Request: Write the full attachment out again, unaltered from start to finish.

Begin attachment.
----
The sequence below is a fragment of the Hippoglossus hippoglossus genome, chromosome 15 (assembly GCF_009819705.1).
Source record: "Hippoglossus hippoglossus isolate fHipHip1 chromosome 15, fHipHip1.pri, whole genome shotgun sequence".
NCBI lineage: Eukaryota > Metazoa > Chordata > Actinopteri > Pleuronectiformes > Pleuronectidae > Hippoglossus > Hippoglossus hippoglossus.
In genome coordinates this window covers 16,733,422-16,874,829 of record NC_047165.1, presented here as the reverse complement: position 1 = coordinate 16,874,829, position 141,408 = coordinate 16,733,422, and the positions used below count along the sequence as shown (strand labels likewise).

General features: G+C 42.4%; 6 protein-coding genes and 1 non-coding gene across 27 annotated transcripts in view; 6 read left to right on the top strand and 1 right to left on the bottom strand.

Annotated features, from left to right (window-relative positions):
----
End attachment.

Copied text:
The sequence below is a fragment of the Hippoglossus hippoglossus genome, chromosome 15 (assembly GCF_009819705.1).
Source record: "Hippoglossus hippoglossus isolate fHipHip1 chromosome 15, fHipHip1.pri, whole genome shotgun sequence".
NCBI lineage: Eukaryota > Metazoa > Chordata > Actinopteri > Pleuronectiformes > Pleuronectidae > Hippoglossus > Hippoglossus hippoglossus.
In genome coordinates this window covers 16,733,422-16,874,829 of record NC_047165.1, presented here as the reverse complement: position 1 = coordinate 16,874,829, position 141,408 = coordinate 16,733,422, and the positions used below count along the sequence as shown (strand labels likewise).

General features: G+C 42.4%; 6 protein-coding genes and 1 non-coding gene across 27 annotated transcripts in view; 6 read left to right on the top strand and 1 right to left on the bottom strand.

Annotated features, from left to right (window-relative positions):